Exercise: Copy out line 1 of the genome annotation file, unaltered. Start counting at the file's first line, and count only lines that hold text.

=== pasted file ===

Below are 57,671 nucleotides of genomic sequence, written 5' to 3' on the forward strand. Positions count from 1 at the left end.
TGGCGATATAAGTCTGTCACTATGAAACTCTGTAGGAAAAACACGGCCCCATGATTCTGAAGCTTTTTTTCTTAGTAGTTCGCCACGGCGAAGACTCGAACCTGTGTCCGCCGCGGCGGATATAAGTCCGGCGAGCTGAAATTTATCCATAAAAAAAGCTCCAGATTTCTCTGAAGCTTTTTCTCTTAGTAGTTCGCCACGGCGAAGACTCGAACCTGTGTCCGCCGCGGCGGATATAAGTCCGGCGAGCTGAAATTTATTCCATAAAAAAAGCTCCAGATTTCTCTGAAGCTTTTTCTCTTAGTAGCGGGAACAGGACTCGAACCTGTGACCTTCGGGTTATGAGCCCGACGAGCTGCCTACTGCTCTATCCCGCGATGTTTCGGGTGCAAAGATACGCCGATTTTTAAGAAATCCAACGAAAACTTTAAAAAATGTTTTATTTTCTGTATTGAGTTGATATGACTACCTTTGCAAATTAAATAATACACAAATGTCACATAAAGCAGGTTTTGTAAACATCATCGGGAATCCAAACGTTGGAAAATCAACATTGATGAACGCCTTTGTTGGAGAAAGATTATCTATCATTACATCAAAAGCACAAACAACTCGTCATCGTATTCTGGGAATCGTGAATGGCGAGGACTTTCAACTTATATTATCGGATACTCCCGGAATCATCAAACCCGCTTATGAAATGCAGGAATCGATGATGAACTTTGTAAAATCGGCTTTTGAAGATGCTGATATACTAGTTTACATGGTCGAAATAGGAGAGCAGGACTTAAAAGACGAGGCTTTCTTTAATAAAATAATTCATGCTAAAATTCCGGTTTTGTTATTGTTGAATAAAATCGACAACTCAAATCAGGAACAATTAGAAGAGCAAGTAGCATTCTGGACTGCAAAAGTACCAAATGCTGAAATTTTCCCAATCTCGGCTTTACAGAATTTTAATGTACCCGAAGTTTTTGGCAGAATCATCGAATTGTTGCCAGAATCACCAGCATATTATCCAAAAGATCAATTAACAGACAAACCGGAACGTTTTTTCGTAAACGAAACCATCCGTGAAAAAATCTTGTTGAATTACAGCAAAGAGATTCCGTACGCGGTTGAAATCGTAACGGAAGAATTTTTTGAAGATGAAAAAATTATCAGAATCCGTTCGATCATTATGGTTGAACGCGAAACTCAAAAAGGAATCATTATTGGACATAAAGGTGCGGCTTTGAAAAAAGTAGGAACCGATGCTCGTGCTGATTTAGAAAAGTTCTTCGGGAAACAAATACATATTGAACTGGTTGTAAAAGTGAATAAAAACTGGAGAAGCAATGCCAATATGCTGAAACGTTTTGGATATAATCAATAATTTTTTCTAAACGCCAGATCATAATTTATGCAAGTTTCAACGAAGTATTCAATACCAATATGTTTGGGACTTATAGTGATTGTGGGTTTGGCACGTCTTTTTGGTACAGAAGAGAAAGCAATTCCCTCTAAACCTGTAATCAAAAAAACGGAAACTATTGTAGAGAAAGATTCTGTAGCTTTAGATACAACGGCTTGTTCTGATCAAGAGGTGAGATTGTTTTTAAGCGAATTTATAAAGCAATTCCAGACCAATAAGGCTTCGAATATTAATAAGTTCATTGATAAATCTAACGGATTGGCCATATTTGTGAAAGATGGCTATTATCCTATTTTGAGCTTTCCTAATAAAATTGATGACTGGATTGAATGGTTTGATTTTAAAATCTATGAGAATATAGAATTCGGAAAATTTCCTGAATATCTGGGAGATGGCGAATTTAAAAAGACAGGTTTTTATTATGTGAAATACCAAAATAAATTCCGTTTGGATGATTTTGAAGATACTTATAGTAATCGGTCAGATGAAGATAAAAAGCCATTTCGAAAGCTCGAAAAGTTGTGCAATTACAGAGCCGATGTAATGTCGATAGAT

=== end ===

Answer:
Below are 57,671 nucleotides of genomic sequence, written 5' to 3' on the forward strand. Positions count from 1 at the left end.